Residents Of Forest Communities Grateful For Fuel Break

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A group of ladies meet every Wednesday at different homes in Christopher Creek throughout the summer to socialize and play games.

Eighteen ladies enjoyed playing dominos and a card game called “hand and foot” at Pat Guevara’s home in Hunter Creek. They also enjoyed some delicious snacks. The ladies will meet every Wednesday from 1 to 4 p.m at different homes in Christopher Creek throughout the summer months.

Many thanks go out for the creation of the fuel break in Christopher Creek. It is finished and we are now safer than we have been in decades. Thanks are overdue to many people.

County Supervisor Tommie Martin got it started in the winter of 2007 when she challenged our community to match a $50,000 federal grant. Jim Oliver organized a group to get the project going. Representatives from the four homeowners groups — Christopher Creek, The Brooks, C-Canyon and Hunter Creek — organized and made plans to raise the money. Hundreds of homeowners and businesses together pitched in and “bought” a half-acre or an acre of fuel break. The Firebelles organized bake sales, auctions, raffles, and a concert. In all, the communities met and exceeded Supervisor Martin’s challenge. They raised more than $85,000 for the fuel break in less than six months! Amazing. And they waited.

There were some snags and delays in report writing and approval from the U.S. Forest Service level. Personnel cutbacks were slowing the process and delaying the fuel break, but in 2008 the communities re-mobilized and began letter-writing campaigns to congressional and Forest Service representatives. Representative Harry Mitchell, Gabrielle Giffords, Renzi and Senator Kyl wrote letters and made inquires on our behalf. There was movement and action and we thought we were going to have the fuel break before the fire season. Unfortunately, there were more delays and frustration.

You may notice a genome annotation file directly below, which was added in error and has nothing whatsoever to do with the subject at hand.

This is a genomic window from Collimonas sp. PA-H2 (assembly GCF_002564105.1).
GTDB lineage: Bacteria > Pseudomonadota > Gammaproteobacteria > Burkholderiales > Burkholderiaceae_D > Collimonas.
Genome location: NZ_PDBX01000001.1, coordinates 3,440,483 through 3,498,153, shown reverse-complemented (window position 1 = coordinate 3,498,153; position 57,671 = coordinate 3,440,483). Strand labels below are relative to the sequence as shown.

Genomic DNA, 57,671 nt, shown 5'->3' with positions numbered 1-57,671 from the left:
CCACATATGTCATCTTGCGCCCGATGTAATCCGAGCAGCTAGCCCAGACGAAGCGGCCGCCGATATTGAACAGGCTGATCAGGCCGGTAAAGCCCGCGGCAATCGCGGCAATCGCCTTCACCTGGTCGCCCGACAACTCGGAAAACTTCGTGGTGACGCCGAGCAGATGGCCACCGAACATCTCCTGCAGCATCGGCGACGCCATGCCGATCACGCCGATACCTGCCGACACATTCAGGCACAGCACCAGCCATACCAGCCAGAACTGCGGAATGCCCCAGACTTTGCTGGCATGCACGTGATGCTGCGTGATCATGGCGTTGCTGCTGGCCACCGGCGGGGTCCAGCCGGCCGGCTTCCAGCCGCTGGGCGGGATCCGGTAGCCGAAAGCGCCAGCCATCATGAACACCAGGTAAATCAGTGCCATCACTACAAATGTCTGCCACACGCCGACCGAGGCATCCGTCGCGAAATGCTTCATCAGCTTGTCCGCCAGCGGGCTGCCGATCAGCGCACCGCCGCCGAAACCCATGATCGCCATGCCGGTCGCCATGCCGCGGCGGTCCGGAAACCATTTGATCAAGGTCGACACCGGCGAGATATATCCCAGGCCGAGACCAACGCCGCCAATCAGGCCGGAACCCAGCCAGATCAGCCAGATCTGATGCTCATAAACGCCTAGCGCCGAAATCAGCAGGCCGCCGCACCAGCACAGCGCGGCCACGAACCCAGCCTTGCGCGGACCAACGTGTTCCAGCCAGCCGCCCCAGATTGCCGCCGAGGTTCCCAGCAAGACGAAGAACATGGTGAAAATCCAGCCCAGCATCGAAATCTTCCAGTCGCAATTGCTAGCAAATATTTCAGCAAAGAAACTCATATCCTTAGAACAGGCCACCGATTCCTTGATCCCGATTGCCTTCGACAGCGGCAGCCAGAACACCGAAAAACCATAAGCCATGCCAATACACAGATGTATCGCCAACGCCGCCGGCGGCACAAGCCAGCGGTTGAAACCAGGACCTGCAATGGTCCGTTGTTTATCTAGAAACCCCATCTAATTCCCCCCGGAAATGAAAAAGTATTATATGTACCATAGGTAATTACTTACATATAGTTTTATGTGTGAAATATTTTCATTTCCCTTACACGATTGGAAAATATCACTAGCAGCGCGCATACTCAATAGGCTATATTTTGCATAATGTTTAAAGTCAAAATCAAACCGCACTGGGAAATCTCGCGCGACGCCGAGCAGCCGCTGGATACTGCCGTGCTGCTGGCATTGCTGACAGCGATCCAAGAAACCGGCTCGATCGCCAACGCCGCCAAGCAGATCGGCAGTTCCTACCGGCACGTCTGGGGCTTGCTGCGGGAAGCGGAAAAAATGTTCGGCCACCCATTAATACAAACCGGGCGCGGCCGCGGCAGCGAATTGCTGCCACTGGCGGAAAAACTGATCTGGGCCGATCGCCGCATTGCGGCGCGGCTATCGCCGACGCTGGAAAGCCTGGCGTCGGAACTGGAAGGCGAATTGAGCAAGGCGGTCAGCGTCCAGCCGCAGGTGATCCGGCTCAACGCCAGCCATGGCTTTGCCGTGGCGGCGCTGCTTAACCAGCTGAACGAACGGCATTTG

In January of 2009, the committee again re-mobilized, this time at the urging of Caren Christensen. Same routine, letters to Congress, meetings with state and local Forest Service personnel. Representative Anne Kirkpatrick was helpful and sympathetic. At last the fuel break was approved and the cutting began. The team of workers was amazing at how fast they could cut and how efficiently they worked.

They were described by some of the locals as working like a horde of locusts and working like a bunch of ants. I personally watch this group of energetic workers cut and move and stack this wood so fast I could not believe it. They would cut, stack and keep going. It was amazing. Throughout the entire process, from winter of 2007 to summer of 2009, a member of the Payson office of the U.S. Forest Service was especially helpful, sympathetic and encouraging. A special thanks to Don Nunley for his patience with our frustration and guidance through the process. Don is a great guy, and deserves special thanks.

The residents of the communities love the fuel break. It looks good and they feel safer. Thanks to everyone involved in this long process. It is now up to the property owners to mange their own properties to keep it safe. Remember old Smokey Bear’s advice!

Labor Day

Labor Day is getting close and there will be a pancake breakfast and a bake sale at 8 a.m., Saturday, Sept. 5 at the fire department. Don’t cook, just come out and have a delicious breakfast and buy some baked goods for dinner. Those of you who would like to help out and bake, just drop off your baked goods at the fire department at 8 a.m.

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